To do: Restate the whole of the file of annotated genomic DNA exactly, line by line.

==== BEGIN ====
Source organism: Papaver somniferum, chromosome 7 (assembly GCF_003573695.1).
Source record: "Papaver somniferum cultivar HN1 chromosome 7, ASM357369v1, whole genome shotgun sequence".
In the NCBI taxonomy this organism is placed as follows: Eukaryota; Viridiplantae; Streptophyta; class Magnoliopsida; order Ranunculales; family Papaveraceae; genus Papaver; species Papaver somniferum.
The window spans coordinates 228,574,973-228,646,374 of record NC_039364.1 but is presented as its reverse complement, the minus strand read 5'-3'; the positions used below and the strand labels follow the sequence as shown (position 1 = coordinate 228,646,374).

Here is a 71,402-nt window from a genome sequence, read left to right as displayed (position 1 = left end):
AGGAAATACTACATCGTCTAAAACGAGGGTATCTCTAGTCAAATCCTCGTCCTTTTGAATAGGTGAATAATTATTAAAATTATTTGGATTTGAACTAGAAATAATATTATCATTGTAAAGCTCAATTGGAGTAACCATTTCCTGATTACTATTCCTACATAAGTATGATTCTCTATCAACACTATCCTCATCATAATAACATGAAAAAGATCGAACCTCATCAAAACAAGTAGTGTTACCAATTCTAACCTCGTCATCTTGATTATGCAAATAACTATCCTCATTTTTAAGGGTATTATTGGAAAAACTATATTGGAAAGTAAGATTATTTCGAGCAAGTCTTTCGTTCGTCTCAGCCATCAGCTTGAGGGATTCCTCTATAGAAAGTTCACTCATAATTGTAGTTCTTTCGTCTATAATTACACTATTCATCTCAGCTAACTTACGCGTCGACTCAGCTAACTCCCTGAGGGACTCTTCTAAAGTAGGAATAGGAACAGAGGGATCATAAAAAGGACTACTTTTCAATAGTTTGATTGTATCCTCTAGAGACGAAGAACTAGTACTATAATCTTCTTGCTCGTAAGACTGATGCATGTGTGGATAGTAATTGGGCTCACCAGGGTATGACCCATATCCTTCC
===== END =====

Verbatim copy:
Source organism: Papaver somniferum, chromosome 7 (assembly GCF_003573695.1).
Source record: "Papaver somniferum cultivar HN1 chromosome 7, ASM357369v1, whole genome shotgun sequence".
In the NCBI taxonomy this organism is placed as follows: Eukaryota; Viridiplantae; Streptophyta; class Magnoliopsida; order Ranunculales; family Papaveraceae; genus Papaver; species Papaver somniferum.
The window spans coordinates 228,574,973-228,646,374 of record NC_039364.1 but is presented as its reverse complement, the minus strand read 5'-3'; the positions used below and the strand labels follow the sequence as shown (position 1 = coordinate 228,646,374).

Here is a 71,402-nt window from a genome sequence, read left to right as displayed (position 1 = left end):
AGGAAATACTACATCGTCTAAAACGAGGGTATCTCTAGTCAAATCCTCGTCCTTTTGAATAGGTGAATAATTATTAAAATTATTTGGATTTGAACTAGAAATAATATTATCATTGTAAAGCTCAATTGGAGTAACCATTTCCTGATTACTATTCCTACATAAGTATGATTCTCTATCAACACTATCCTCATCATAATAACATGAAAAAGATCGAACCTCATCAAAACAAGTAGTGTTACCAATTCTAACCTCGTCATCTTGATTATGCAAATAACTATCCTCATTTTTAAGGGTATTATTGGAAAAACTATATTGGAAAGTAAGATTATTTCGAGCAAGTCTTTCGTTCGTCTCAGCCATCAGCTTGAGGGATTCCTCTATAGAAAGTTCACTCATAATTGTAGTTCTTTCGTCTATAATTACACTATTCATCTCAGCTAACTTACGCGTCGACTCAGCTAACTCCCTGAGGGACTCTTCTAAAGTAGGAATAGGAACAGAGGGATCATAAAAAGGACTACTTTTCAATAGTTTGATTGTATCCTCTAGAGACGAAGAACTAGTACTATAATCTTCTTGCTCGTAAGACTGATGCATGTGTGGATAGTAATTGGGCTCACCAGGGTATGACCCATATCCTTCC